"We crossed the Embarras river and encamped on a small branch of the same about one mile west. In pitching my tent we found three massasaugas or prairie rattlesnakes, which the brethren were about to kill, but I said, 'Let them alone-don't hurt them! How will the serpent ever lose his venom, while the servants of God possess the same disposition and continue to make war upon it? Men must become harmless, before the brute creation; and when men lose their vicious dispositions and cease to destroy the animal race, the lion and the lamb can dwell together, and the sucking child can play with the serpent in safety.' The brethren took the serpents carefully on sticks and carried them across the creek. I exhorted the brethren not to kill a serpent, bird, or an animal of any kind during our journey unless it became necessary in order to preserve ourselves from hunger."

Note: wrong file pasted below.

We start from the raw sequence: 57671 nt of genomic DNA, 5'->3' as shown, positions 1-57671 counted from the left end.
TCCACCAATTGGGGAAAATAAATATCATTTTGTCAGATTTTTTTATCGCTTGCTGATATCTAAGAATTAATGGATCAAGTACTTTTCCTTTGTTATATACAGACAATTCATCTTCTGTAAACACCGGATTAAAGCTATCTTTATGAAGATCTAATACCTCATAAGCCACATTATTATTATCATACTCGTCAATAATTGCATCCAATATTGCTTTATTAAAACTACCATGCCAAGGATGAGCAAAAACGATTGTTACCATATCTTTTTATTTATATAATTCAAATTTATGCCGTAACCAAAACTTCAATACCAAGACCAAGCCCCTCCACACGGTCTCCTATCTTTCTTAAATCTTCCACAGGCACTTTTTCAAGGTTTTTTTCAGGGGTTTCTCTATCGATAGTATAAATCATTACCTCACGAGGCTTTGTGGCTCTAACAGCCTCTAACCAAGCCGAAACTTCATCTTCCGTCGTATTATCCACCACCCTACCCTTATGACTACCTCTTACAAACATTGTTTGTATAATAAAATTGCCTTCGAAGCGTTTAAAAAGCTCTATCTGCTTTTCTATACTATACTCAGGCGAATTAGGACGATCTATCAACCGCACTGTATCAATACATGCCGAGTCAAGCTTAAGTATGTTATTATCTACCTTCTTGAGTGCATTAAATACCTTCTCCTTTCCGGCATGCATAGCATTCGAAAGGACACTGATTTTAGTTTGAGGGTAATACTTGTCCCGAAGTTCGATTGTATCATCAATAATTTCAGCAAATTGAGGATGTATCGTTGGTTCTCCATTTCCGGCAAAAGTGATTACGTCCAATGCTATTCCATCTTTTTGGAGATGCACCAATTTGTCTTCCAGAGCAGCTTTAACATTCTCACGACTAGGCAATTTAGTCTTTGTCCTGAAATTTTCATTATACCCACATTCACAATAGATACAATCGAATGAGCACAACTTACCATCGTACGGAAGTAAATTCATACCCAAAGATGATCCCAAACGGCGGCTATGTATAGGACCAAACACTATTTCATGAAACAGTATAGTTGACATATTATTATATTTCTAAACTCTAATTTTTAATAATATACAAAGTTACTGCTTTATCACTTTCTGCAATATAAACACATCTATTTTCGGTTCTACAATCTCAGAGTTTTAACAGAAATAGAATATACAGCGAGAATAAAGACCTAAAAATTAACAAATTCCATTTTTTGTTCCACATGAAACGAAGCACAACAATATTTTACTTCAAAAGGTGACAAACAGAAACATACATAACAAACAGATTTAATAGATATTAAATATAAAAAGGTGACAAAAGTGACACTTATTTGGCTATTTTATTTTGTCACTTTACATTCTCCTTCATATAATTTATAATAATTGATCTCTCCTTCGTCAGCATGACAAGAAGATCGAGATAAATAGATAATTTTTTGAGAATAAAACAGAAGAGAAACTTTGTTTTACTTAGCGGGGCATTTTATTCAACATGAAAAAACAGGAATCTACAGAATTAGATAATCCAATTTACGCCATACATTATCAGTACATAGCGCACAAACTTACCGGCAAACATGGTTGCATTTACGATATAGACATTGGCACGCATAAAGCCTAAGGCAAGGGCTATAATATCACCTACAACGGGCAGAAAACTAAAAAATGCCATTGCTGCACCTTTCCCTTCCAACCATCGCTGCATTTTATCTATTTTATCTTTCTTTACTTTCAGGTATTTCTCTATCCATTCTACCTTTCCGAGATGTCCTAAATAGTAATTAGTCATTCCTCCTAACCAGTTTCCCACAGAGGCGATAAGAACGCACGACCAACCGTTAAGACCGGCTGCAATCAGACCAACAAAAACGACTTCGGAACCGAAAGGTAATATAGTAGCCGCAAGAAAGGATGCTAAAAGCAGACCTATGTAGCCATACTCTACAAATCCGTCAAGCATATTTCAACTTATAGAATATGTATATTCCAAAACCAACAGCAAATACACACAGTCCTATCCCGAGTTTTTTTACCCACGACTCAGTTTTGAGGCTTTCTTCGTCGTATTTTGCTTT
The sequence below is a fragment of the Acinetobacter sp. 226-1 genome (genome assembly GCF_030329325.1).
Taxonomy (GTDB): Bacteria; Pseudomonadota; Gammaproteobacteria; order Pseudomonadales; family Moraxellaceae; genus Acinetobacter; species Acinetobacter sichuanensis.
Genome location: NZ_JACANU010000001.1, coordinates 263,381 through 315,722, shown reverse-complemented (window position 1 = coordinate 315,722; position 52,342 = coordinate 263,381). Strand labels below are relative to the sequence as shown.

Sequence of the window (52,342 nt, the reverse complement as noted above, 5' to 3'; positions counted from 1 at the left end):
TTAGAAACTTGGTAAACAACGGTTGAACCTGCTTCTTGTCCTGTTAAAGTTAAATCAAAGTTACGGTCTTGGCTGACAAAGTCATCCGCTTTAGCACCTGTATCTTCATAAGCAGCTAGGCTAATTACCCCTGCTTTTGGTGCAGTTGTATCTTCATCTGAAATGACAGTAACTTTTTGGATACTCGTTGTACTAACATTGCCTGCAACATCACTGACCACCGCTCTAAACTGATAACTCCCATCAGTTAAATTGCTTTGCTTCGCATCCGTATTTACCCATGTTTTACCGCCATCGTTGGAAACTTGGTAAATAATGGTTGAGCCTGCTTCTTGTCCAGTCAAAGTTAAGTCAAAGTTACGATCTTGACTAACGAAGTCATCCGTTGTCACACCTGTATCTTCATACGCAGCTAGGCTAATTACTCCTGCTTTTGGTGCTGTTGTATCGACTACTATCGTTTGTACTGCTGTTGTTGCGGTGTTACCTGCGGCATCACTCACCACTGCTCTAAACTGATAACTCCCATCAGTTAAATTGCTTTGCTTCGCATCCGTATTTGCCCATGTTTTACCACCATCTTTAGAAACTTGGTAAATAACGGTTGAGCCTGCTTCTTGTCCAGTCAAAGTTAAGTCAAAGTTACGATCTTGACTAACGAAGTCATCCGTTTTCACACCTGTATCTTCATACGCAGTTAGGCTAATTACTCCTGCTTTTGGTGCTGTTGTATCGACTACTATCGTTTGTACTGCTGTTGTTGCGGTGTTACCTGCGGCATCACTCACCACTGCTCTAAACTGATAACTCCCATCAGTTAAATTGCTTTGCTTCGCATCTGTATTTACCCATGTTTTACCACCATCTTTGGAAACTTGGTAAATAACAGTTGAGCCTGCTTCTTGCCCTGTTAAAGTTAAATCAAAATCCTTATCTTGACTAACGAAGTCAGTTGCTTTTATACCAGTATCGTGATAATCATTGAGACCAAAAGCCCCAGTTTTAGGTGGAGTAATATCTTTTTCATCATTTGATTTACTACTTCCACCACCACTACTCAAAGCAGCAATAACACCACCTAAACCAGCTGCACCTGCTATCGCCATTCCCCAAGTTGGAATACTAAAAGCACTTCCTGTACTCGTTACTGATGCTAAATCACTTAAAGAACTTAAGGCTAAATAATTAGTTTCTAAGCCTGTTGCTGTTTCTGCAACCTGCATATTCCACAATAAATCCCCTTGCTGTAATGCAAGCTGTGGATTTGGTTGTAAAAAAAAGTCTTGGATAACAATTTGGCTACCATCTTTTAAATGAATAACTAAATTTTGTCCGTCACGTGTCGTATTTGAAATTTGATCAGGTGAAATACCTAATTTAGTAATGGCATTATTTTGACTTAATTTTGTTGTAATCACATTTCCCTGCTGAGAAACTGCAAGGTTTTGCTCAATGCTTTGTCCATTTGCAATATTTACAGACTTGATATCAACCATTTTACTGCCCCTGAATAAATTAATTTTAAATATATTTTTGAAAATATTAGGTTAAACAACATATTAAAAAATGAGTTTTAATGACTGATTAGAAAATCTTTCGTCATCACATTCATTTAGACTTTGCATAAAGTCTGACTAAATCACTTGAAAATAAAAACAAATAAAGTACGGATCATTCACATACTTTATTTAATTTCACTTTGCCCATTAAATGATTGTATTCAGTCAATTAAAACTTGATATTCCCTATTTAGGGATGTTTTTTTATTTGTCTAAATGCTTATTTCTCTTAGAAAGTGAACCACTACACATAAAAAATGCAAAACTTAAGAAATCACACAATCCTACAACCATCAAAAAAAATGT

Joseph Smith, History of the Church of Jesus Christ of Latter-day Saints, 2:71-72